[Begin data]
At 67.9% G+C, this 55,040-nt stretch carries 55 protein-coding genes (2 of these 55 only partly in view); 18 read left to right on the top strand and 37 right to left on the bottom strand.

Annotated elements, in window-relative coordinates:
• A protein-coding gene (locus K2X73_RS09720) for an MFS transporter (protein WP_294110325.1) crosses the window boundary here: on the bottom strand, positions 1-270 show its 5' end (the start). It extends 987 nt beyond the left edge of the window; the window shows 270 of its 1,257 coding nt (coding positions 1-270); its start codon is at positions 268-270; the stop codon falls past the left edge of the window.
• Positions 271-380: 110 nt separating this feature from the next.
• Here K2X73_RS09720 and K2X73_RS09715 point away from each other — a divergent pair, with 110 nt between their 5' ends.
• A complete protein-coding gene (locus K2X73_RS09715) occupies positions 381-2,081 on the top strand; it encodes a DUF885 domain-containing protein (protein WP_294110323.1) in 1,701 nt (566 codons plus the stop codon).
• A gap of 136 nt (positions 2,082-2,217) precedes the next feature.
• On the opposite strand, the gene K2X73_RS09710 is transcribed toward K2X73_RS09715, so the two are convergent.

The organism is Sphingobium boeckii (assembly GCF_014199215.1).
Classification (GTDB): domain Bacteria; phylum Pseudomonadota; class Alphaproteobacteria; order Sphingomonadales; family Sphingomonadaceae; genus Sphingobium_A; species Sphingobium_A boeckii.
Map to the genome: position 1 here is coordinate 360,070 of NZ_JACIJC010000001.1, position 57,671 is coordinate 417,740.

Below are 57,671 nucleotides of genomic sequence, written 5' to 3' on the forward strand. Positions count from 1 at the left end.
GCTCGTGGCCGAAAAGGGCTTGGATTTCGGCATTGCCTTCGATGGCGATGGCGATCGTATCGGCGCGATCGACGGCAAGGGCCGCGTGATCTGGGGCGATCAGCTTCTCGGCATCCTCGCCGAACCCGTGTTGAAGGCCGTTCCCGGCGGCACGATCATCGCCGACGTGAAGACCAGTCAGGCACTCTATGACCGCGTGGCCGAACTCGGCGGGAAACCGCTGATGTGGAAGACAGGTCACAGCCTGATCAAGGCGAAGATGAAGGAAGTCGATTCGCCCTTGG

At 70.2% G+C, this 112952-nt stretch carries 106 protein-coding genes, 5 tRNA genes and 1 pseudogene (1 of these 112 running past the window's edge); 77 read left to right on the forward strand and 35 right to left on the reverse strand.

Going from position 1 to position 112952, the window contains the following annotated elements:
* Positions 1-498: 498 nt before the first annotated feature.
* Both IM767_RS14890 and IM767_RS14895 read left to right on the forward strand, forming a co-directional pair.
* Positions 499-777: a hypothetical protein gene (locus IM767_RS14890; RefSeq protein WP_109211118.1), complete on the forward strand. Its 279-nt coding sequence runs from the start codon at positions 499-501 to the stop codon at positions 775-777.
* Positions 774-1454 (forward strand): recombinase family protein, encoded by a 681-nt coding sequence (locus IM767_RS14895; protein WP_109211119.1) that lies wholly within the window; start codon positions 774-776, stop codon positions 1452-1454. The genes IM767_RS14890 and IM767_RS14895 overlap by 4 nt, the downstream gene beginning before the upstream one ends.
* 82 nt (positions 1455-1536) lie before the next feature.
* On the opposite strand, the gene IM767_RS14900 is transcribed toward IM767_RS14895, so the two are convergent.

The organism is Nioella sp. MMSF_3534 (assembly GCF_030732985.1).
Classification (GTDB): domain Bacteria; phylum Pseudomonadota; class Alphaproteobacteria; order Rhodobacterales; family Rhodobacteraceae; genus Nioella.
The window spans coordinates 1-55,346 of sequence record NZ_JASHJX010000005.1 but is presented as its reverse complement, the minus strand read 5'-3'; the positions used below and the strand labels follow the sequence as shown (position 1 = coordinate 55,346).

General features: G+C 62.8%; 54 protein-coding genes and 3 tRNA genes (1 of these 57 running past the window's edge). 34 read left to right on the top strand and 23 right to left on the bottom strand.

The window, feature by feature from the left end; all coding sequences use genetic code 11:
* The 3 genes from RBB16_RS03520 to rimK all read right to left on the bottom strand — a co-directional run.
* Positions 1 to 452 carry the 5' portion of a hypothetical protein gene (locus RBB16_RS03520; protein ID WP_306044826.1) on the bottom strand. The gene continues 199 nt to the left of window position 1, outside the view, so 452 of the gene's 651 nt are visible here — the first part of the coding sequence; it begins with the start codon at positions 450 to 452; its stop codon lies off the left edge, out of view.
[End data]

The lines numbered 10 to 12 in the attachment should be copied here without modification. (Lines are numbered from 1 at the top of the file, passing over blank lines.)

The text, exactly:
Classification (GTDB): domain Bacteria; phylum Pseudomonadota; class Alphaproteobacteria; order Sphingomonadales; family Sphingomonadaceae; genus Sphingobium_A; species Sphingobium_A boeckii.
Map to the genome: position 1 here is coordinate 360,070 of NZ_JACIJC010000001.1, position 57,671 is coordinate 417,740.

Below are 57,671 nucleotides of genomic sequence, written 5' to 3' on the forward strand. Positions count from 1 at the left end.